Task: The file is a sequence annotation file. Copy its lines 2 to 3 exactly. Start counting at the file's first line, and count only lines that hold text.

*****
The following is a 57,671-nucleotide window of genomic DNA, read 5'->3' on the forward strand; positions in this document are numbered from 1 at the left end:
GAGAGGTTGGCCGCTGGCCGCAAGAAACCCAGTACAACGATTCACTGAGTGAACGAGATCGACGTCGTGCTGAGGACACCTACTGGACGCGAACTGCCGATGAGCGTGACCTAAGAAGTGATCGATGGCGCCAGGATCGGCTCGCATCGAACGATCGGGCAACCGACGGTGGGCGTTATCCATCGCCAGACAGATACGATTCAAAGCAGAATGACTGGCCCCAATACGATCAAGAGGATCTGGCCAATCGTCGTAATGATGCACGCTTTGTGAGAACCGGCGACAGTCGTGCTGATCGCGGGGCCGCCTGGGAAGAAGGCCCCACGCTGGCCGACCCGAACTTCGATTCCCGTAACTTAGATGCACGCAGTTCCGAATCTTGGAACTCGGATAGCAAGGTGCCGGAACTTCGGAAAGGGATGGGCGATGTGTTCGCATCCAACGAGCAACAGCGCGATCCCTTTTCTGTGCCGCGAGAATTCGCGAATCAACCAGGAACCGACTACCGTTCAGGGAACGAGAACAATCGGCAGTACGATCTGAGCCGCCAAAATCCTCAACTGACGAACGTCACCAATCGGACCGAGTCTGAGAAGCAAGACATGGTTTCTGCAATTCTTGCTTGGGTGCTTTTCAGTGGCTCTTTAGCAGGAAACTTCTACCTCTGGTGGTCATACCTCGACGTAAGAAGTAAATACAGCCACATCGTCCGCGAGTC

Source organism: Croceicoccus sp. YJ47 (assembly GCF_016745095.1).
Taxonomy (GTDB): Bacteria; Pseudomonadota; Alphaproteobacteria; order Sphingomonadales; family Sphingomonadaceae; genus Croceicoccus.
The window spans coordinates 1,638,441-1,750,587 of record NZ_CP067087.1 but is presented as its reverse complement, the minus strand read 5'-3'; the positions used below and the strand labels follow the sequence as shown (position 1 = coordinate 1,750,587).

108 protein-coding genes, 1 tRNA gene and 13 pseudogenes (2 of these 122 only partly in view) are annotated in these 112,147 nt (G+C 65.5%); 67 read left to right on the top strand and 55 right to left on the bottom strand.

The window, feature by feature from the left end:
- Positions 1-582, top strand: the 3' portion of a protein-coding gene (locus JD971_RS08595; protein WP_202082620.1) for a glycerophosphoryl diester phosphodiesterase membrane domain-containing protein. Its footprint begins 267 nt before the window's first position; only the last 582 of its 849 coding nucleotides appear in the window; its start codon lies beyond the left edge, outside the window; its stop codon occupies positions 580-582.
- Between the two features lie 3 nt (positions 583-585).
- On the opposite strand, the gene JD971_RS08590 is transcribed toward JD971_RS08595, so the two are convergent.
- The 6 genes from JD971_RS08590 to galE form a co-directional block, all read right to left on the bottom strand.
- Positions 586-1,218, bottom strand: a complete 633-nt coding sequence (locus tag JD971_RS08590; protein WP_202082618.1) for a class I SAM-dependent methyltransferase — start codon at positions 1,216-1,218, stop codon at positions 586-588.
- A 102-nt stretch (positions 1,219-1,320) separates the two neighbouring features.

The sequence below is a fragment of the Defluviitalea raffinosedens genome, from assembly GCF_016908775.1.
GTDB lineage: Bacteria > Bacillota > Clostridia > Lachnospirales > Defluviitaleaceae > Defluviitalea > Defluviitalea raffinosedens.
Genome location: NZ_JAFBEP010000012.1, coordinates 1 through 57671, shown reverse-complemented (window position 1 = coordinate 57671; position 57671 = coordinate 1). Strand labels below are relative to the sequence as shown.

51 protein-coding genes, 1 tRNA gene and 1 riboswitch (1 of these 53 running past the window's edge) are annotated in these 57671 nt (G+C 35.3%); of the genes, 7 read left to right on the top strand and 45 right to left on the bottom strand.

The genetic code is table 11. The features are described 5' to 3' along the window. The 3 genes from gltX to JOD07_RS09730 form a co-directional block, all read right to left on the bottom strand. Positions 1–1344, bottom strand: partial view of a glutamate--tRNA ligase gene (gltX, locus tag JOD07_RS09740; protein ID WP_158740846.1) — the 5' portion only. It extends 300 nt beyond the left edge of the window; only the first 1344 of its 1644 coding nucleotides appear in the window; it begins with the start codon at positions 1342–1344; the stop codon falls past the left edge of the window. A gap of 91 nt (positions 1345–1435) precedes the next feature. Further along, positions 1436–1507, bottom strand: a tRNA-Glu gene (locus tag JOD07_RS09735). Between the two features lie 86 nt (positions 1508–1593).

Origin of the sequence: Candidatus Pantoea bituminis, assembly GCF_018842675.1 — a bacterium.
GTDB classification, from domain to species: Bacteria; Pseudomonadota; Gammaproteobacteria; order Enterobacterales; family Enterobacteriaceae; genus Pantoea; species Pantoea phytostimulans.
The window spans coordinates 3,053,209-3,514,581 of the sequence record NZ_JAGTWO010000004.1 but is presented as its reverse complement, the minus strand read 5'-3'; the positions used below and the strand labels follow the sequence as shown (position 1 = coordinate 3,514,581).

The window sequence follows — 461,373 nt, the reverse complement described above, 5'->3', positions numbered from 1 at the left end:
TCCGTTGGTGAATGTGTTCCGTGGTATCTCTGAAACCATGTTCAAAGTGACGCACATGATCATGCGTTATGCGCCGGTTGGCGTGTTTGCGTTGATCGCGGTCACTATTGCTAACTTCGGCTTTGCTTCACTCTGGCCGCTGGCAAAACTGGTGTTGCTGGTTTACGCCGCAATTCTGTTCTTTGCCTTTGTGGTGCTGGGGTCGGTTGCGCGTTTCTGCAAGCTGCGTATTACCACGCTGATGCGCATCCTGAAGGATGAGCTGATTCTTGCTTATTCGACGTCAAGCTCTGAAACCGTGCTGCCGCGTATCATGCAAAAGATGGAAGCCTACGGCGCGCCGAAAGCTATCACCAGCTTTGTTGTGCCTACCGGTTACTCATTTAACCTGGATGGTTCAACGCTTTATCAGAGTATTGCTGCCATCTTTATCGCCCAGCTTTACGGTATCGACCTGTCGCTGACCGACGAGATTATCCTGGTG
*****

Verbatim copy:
GAGAGGTTGGCCGCTGGCCGCAAGAAACCCAGTACAACGATTCACTGAGTGAACGAGATCGACGTCGTGCTGAGGACACCTACTGGACGCGAACTGCCGATGAGCGTGACCTAAGAAGTGATCGATGGCGCCAGGATCGGCTCGCATCGAACGATCGGGCAACCGACGGTGGGCGTTATCCATCGCCAGACAGATACGATTCAAAGCAGAATGACTGGCCCCAATACGATCAAGAGGATCTGGCCAATCGTCGTAATGATGCACGCTTTGTGAGAACCGGCGACAGTCGTGCTGATCGCGGGGCCGCCTGGGAAGAAGGCCCCACGCTGGCCGACCCGAACTTCGATTCCCGTAACTTAGATGCACGCAGTTCCGAATCTTGGAACTCGGATAGCAAGGTGCCGGAACTTCGGAAAGGGATGGGCGATGTGTTCGCATCCAACGAGCAACAGCGCGATCCCTTTTCTGTGCCGCGAGAATTCGCGAATCAACCAGGAACCGACTACCGTTCAGGGAACGAGAACAATCGGCAGTACGATCTGAGCCGCCAAAATCCTCAACTGACGAACGTCACCAATCGGACCGAGTCTGAGAAGCAAGACATGGTTTCTGCAATTCTTGCTTGGGTGCTTTTCAGTGGCTCTTTAGCAGGAAACTTCTACCTCTGGTGGTCATACCTCGACGTAAGAAGTAAATACAGCCACATCGTCCGCGAGTC

Source organism: Croceicoccus sp. YJ47 (assembly GCF_016745095.1).